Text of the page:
“In fact, it really doesn’t change its status much at all. A federally-owned project has some legal immunity from provincial regulation and taxation, but that’s not really a huge change. As a federally-regulated pipeline the project already enjoyed quite a large degree of that immunity.”
“I don’t think (the federal purchase) really affects the reference — the B.C. government was always going to struggle to assert that it has authority over the interprovincial transport of diluted bitumen,” says Eric Adams, a constitutional law specialist at the University of Alberta.
Federal Crown corporations don’t operate in a legal vacuum just because they’re owned by Ottawa, he adds. “I’ve heard a lot of people talking about ‘Crown immunity.’ I don’t think you can go that far to say that the project wouldn’t be subject to any provincial or municipal laws. To some extent, Crown corporations may still have to operate under provincial environmental regulations.”
Federal ownership could, however, narrow B.C.’s options when it comes to actually stopping Trans Mountain’s expansion, Adams says. Provincial law cannot affect federally-owned entities in a way that impairs their “core objectives.”
“They can’t prevent them from doing what they exist to do, in other words,” he says. If the Court of Appeal decides B.C.’s efforts to regulate diluted bitumen transport are targeting the pipeline itself — not the product — it’s more likely to rule the province out of bounds. And public statements by B.C. officials certainly seem to suggest the purpose of the court reference is to stop the pipeline expansion project altogether.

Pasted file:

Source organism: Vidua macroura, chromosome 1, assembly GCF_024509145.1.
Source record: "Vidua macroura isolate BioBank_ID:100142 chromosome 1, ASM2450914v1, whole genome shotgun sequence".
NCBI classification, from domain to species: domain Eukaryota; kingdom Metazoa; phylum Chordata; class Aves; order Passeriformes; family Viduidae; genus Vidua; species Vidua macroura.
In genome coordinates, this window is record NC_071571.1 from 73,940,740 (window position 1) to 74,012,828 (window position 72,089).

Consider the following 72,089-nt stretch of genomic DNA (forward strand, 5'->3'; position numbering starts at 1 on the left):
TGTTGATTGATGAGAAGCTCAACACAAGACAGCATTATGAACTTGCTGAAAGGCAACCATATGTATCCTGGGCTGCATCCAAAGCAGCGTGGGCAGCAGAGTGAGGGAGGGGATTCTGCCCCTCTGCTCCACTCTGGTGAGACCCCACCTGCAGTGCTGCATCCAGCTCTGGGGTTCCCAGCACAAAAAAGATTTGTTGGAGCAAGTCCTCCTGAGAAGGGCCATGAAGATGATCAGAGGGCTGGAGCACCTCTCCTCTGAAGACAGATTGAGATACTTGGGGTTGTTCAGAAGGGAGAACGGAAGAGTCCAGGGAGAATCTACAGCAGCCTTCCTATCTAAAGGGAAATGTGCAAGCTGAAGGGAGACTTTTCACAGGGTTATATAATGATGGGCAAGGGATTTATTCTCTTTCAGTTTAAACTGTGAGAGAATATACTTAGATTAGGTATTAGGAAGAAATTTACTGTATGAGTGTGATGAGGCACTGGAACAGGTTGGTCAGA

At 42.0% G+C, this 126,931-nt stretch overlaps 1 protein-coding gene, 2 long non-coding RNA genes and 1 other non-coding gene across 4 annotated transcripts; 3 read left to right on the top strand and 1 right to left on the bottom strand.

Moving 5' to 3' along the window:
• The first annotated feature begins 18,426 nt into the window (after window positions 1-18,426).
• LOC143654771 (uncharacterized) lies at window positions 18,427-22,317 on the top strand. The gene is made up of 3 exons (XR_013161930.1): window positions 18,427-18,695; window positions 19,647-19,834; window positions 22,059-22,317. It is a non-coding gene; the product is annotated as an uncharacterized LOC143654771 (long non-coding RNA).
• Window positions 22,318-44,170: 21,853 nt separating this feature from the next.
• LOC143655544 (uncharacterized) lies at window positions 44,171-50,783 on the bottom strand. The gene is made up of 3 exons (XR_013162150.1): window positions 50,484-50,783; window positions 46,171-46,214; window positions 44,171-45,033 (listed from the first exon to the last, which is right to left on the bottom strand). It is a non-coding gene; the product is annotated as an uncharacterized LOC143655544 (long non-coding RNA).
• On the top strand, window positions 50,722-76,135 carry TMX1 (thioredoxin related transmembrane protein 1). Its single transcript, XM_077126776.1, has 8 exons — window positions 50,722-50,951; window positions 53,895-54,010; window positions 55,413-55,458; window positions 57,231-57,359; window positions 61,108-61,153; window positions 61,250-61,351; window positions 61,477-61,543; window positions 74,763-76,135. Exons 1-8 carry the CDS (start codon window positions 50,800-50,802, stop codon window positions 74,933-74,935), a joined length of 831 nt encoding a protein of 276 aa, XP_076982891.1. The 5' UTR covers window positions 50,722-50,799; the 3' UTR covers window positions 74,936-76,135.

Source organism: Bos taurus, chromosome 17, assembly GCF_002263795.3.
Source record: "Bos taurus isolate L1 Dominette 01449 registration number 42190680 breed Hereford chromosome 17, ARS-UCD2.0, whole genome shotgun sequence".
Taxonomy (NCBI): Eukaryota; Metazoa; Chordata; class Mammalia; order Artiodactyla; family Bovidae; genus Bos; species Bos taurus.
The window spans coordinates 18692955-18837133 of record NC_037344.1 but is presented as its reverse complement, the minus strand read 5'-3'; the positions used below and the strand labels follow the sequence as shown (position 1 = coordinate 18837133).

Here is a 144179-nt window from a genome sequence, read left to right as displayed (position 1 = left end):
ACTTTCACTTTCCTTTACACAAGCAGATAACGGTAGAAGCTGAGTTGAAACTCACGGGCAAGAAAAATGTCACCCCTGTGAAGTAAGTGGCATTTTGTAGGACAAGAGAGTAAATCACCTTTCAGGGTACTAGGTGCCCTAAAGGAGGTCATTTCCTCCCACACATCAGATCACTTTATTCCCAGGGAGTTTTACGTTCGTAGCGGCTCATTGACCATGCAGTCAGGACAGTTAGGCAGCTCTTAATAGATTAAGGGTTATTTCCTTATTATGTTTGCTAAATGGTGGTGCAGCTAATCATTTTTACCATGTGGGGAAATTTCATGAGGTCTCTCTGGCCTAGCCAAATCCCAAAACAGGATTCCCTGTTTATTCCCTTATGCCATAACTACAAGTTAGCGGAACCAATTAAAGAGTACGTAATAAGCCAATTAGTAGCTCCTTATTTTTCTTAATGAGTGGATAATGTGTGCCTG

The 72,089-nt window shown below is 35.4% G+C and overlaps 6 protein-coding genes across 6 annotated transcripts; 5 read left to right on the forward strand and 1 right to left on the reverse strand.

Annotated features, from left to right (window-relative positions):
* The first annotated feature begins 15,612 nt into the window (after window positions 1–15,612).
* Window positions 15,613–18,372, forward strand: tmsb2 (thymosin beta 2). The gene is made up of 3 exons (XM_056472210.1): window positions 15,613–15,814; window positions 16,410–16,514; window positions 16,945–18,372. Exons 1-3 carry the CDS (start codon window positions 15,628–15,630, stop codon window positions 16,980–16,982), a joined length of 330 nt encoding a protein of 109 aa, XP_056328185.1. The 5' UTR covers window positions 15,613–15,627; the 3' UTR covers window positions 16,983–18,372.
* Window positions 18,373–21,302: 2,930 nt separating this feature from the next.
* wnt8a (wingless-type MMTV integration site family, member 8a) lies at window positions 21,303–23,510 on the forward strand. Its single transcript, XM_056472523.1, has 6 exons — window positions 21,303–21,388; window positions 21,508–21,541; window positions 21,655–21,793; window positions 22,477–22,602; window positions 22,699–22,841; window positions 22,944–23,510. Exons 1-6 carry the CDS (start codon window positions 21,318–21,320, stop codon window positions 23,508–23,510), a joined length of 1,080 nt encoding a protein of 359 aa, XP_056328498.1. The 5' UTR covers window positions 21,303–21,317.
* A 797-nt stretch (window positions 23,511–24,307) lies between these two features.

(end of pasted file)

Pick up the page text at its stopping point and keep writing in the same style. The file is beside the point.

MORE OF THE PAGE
“It is possible Crown immunity may further insulate (Trans Mountain) from various regulations,” Adams says. “It will depend on whether or not those regimes stipulate their application to the Crown, or whether courts have found them to be so.”
All of which may be beside the point, assuming B.C.’s intention was always simply to throw roadblocks in the project’s path for political purposes.
In theory, Ottawa’s purchase of Trans Mountain could even multiply those roadblocks. Newman suggests that the change of ownership could trigger new court challenges on the basis of the federal government’s “duty to consult” Indigenous interests. He points out that one of the key cases that established the duty to consult — Haida Nation v. British Columbia — began with the ownership transfer of a tree farming licence.
“That might or might not be a problem for Ottawa,” Newman says. “The federal government could argue that the required consultation was already done. But I can still see someone making the argument.”
In other words, federal ownership hasn’t settled anything. The impediments facing the project are more political than legal. The purchase merely transferred the burden from private to public hands.
“Some of the early commentary I read suggested this was the start of a whole new ball game. I think it’s just driving home what we already know about federal jurisdiction,” says Adams.
“The larger questions — about Indigenous consultation and provincial jurisdiction over diluted bitumen — remain unresolved.”
Doug Beazley is a regular contributor based in Ottawa.